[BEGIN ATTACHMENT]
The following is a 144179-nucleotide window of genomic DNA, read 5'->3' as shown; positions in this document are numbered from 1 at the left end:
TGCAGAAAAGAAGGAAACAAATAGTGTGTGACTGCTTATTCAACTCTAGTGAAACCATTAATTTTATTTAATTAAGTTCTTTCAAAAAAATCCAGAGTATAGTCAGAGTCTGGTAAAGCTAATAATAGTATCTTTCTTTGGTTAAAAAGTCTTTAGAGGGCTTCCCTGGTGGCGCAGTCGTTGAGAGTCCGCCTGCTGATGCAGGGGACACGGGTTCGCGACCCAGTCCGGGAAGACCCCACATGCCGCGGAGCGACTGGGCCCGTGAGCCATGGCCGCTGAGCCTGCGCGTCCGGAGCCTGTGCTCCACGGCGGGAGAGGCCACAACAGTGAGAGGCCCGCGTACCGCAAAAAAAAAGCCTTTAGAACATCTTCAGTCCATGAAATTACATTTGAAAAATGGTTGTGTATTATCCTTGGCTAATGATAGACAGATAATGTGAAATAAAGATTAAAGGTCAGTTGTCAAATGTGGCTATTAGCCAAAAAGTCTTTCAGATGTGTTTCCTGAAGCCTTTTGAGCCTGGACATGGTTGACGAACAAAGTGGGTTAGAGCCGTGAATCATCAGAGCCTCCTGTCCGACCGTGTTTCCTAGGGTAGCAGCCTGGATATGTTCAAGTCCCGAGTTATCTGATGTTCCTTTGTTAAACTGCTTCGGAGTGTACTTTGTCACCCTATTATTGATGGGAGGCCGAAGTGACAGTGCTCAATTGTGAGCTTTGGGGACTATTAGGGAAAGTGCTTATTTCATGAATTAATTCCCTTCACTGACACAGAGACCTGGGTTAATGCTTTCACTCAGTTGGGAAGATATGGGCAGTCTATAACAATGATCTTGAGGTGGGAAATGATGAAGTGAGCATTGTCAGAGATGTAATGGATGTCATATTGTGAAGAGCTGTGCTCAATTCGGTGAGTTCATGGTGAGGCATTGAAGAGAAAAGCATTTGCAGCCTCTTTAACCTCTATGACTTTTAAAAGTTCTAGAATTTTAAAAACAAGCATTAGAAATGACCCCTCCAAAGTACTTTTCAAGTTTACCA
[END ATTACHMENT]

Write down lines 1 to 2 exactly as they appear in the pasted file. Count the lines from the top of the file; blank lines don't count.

The following is a 144179-nucleotide window of genomic DNA, read 5'->3' as shown; positions in this document are numbered from 1 at the left end:
TGCAGAAAAGAAGGAAACAAATAGTGTGTGACTGCTTATTCAACTCTAGTGAAACCATTAATTTTATTTAATTAAGTTCTTTCAAAAAAATCCAGAGTATAGTCAGAGTCTGGTAAAGCTAATAATAGTATCTTTCTTTGGTTAAAAAGTCTTTAGAGGGCTTCCCTGGTGGCGCAGTCGTTGAGAGTCCGCCTGCTGATGCAGGGGACACGGGTTCGCGACCCAGTCCGGGAAGACCCCACATGCCGCGGAGCGACTGGGCCCGTGAGCCATGGCCGCTGAGCCTGCGCGTCCGGAGCCTGTGCTCCACGGCGGGAGAGGCCACAACAGTGAGAGGCCCGCGTACCGCAAAAAAAAAGCCTTTAGAACATCTTCAGTCCATGAAATTACATTTGAAAAATGGTTGTGTATTATCCTTGGCTAATGATAGACAGATAATGTGAAATAAAGATTAAAGGTCAGTTGTCAAATGTGGCTATTAGCCAAAAAGTCTTTCAGATGTGTTTCCTGAAGCCTTTTGAGCCTGGACATGGTTGACGAACAAAGTGGGTTAGAGCCGTGAATCATCAGAGCCTCCTGTCCGACCGTGTTTCCTAGGGTAGCAGCCTGGATATGTTCAAGTCCCGAGTTATCTGATGTTCCTTTGTTAAACTGCTTCGGAGTGTACTTTGTCACCCTATTATTGATGGGAGGCCGAAGTGACAGTGCTCAATTGTGAGCTTTGGGGACTATTAGGGAAAGTGCTTATTTCATGAATTAATTCCCTTCACTGACACAGAGACCTGGGTTAATGCTTTCACTCAGTTGGGAAGATATGGGCAGTCTATAACAATGATCTTGAGGTGGGAAATGATGAAGTGAGCATTGTCAGAGATGTAATGGATGTCATATTGTGAAGAGCTGTGCTCAATTCGGTGAGTTCATGGTGAGGCATTGAAGAGAAAAGCATTTGCAGCCTCTTTAACCTCTATGACTTTTAAAAGTTCTAGAATTTTAAAAACAAGCATTAGAAATGACCCCTCCAAAGTACTTTTCAAGTTTACCA